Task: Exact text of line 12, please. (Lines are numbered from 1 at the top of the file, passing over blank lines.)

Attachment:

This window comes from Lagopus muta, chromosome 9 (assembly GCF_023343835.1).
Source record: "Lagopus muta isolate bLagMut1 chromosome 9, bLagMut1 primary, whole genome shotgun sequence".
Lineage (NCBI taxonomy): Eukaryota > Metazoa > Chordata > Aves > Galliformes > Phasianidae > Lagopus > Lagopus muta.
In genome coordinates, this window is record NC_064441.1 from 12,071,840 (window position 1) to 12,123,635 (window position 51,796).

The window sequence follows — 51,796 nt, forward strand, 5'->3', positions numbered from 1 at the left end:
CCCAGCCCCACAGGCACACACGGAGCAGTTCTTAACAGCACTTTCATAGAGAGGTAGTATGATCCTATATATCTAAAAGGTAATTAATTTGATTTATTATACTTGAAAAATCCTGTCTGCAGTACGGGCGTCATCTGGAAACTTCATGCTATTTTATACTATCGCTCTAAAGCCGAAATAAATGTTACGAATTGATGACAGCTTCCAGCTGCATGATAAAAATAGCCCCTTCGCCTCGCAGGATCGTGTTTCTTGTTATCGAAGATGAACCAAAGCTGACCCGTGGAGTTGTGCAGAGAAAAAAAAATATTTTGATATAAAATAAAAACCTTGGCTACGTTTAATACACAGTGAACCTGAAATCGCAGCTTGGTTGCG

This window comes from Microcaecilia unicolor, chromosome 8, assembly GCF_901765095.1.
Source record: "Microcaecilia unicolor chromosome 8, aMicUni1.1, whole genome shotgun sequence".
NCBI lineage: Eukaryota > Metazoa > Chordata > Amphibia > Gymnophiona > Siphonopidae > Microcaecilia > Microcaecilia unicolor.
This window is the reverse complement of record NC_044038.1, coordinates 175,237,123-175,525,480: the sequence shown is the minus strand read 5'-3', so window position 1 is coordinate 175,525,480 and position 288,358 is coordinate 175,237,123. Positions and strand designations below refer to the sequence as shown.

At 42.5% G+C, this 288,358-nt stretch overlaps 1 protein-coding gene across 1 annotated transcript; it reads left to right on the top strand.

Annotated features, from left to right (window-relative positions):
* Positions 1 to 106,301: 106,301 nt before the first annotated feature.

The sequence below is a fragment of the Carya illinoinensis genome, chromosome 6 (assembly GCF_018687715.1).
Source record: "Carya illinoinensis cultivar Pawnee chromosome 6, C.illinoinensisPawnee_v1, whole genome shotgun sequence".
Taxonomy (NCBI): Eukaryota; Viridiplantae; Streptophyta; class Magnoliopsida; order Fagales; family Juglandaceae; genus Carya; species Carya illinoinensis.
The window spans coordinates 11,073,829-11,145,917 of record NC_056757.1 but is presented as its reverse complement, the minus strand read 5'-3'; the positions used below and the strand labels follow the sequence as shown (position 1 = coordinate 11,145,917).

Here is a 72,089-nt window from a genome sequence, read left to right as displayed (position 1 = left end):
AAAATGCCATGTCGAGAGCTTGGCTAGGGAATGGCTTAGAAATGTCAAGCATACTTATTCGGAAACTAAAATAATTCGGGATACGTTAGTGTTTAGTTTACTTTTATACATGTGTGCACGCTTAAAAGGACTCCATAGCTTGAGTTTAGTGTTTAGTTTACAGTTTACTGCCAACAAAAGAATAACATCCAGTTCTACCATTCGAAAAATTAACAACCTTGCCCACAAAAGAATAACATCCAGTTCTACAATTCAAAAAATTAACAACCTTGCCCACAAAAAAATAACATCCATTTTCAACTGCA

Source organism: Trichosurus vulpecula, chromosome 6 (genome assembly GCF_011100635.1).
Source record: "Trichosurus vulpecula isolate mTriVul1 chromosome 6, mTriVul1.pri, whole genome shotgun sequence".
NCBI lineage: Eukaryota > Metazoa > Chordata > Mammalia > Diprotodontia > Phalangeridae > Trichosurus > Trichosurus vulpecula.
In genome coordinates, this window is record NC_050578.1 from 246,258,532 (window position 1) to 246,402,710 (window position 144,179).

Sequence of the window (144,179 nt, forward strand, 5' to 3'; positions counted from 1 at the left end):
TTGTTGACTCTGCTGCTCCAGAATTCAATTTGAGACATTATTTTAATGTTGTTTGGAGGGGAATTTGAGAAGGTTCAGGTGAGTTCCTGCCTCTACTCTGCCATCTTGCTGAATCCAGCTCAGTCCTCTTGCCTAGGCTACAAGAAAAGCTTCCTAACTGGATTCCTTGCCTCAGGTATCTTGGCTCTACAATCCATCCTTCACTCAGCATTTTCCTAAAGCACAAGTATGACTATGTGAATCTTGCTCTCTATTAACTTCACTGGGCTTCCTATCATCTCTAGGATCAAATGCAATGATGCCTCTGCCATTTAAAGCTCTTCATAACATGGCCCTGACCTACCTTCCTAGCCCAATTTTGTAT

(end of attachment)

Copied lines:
Annotated features, from left to right (window-relative positions):